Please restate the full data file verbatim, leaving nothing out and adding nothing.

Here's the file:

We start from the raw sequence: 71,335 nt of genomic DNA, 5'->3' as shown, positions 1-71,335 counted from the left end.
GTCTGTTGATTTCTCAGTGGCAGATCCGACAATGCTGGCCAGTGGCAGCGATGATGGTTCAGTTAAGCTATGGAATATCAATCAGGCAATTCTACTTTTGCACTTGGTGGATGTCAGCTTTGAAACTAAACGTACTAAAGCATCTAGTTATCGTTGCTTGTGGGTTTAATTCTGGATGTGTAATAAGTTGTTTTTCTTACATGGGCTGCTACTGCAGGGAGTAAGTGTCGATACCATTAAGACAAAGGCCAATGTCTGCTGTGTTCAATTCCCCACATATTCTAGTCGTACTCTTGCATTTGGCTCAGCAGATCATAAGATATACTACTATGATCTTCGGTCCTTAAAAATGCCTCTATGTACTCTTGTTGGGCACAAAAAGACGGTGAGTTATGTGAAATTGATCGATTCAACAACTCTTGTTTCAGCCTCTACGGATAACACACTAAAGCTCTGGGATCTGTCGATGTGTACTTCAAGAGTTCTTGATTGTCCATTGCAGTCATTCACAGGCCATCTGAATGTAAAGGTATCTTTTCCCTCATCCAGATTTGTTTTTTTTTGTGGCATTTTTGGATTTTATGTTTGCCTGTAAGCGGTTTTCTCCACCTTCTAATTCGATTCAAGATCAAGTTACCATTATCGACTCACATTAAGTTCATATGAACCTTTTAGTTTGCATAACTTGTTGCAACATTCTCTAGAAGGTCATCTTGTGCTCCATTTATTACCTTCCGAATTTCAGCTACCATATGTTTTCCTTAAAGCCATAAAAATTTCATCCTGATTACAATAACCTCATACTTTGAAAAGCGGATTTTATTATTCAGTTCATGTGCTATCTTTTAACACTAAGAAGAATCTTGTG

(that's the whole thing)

We start from the raw sequence: 71,335 nt of genomic DNA, 5'->3' as shown, positions 1-71,335 counted from the left end.
GTCTGTTGATTTCTCAGTGGCAGATCCGACAATGCTGGCCAGTGGCAGCGATGATGGTTCAGTTAAGCTATGGAATATCAATCAGGCAATTCTACTTTTGCACTTGGTGGATGTCAGCTTTGAAACTAAACGTACTAAAGCATCTAGTTATCGTTGCTTGTGGGTTTAATTCTGGATGTGTAATAAGTTGTTTTTCTTACATGGGCTGCTACTGCAGGGAGTAAGTGTCGATACCATTAAGACAAAGGCCAATGTCTGCTGTGTTCAATTCCCCACATATTCTAGTCGTACTCTTGCATTTGGCTCAGCAGATCATAAGATATACTACTATGATCTTCGGTCCTTAAAAATGCCTCTATGTACTCTTGTTGGGCACAAAAAGACGGTGAGTTATGTGAAATTGATCGATTCAACAACTCTTGTTTCAGCCTCTACGGATAACACACTAAAGCTCTGGGATCTGTCGATGTGTACTTCAAGAGTTCTTGATTGTCCATTGCAGTCATTCACAGGCCATCTGAATGTAAAGGTATCTTTTCCCTCATCCAGATTTGTTTTTTTTTGTGGCATTTTTGGATTTTATGTTTGCCTGTAAGCGGTTTTCTCCACCTTCTAATTCGATTCAAGATCAAGTTACCATTATCGACTCACATTAAGTTCATATGAACCTTTTAGTTTGCATAACTTGTTGCAACATTCTCTAGAAGGTCATCTTGTGCTCCATTTATTACCTTCCGAATTTCAGCTACCATATGTTTTCCTTAAAGCCATAAAAATTTCATCCTGATTACAATAACCTCATACTTTGAAAAGCGGATTTTATTATTCAGTTCATGTGCTATCTTTTAACACTAAGAAGAATCTTGTG